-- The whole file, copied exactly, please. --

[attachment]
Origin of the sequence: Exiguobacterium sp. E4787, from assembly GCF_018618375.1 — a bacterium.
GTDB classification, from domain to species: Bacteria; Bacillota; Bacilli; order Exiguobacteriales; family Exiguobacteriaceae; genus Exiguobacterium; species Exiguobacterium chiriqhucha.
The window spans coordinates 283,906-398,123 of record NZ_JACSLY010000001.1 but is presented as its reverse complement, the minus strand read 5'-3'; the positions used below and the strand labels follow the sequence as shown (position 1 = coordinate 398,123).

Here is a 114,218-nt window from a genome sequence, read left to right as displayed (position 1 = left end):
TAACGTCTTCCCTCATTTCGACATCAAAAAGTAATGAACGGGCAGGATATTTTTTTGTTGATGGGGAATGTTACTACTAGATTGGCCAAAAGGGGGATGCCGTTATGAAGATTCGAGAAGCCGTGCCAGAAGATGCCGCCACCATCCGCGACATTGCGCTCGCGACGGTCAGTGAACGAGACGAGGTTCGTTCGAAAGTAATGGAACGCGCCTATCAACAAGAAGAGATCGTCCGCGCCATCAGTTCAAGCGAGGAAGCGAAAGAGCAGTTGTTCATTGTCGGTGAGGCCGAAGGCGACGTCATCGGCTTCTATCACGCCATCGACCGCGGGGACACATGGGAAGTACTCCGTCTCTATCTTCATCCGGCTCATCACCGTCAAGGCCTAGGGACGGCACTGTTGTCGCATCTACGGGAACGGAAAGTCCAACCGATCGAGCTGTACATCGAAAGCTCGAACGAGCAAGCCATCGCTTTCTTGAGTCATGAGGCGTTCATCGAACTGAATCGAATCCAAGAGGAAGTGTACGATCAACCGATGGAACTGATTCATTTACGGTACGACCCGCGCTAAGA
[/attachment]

Origin of the sequence: Exiguobacterium sp. E4787, from assembly GCF_018618375.1 — a bacterium.
GTDB classification, from domain to species: Bacteria; Bacillota; Bacilli; order Exiguobacteriales; family Exiguobacteriaceae; genus Exiguobacterium; species Exiguobacterium chiriqhucha.
The window spans coordinates 283,906-398,123 of record NZ_JACSLY010000001.1 but is presented as its reverse complement, the minus strand read 5'-3'; the positions used below and the strand labels follow the sequence as shown (position 1 = coordinate 398,123).

Here is a 114,218-nt window from a genome sequence, read left to right as displayed (position 1 = left end):
TAACGTCTTCCCTCATTTCGACATCAAAAAGTAATGAACGGGCAGGATATTTTTTTGTTGATGGGGAATGTTACTACTAGATTGGCCAAAAGGGGGATGCCGTTATGAAGATTCGAGAAGCCGTGCCAGAAGATGCCGCCACCATCCGCGACATTGCGCTCGCGACGGTCAGTGAACGAGACGAGGTTCGTTCGAAAGTAATGGAACGCGCCTATCAACAAGAAGAGATCGTCCGCGCCATCAGTTCAAGCGAGGAAGCGAAAGAGCAGTTGTTCATTGTCGGTGAGGCCGAAGGCGACGTCATCGGCTTCTATCACGCCATCGACCGCGGGGACACATGGGAAGTACTCCGTCTCTATCTTCATCCGGCTCATCACCGTCAAGGCCTAGGGACGGCACTGTTGTCGCATCTACGGGAACGGAAAGTCCAACCGATCGAGCTGTACATCGAAAGCTCGAACGAGCAAGCCATCGCTTTCTTGAGTCATGAGGCGTTCATCGAACTGAATCGAATCCAAGAGGAAGTGTACGATCAACCGATGGAACTGATTCATTTACGGTACGACCCGCGCTAAGA